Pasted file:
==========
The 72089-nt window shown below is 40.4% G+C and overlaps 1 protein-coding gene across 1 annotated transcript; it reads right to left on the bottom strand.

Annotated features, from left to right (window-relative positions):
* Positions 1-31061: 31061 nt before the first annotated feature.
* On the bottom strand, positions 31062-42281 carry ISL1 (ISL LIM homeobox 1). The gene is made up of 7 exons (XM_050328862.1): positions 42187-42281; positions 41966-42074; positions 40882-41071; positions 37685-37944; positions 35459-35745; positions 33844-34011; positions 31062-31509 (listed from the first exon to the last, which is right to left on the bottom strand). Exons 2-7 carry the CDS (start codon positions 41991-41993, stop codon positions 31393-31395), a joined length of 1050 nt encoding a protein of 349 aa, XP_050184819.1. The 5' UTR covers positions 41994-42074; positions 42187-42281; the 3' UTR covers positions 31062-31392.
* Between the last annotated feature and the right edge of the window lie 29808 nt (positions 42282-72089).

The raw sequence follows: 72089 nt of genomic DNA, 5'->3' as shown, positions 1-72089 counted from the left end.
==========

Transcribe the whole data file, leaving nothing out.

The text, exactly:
The 72089-nt window shown below is 40.4% G+C and overlaps 1 protein-coding gene across 1 annotated transcript; it reads right to left on the bottom strand.

Annotated features, from left to right (window-relative positions):
* Positions 1-31061: 31061 nt before the first annotated feature.
* On the bottom strand, positions 31062-42281 carry ISL1 (ISL LIM homeobox 1). The gene is made up of 7 exons (XM_050328862.1): positions 42187-42281; positions 41966-42074; positions 40882-41071; positions 37685-37944; positions 35459-35745; positions 33844-34011; positions 31062-31509 (listed from the first exon to the last, which is right to left on the bottom strand). Exons 2-7 carry the CDS (start codon positions 41991-41993, stop codon positions 31393-31395), a joined length of 1050 nt encoding a protein of 349 aa, XP_050184819.1. The 5' UTR covers positions 41994-42074; positions 42187-42281; the 3' UTR covers positions 31062-31392.
* Between the last annotated feature and the right edge of the window lie 29808 nt (positions 42282-72089).

The raw sequence follows: 72089 nt of genomic DNA, 5'->3' as shown, positions 1-72089 counted from the left end.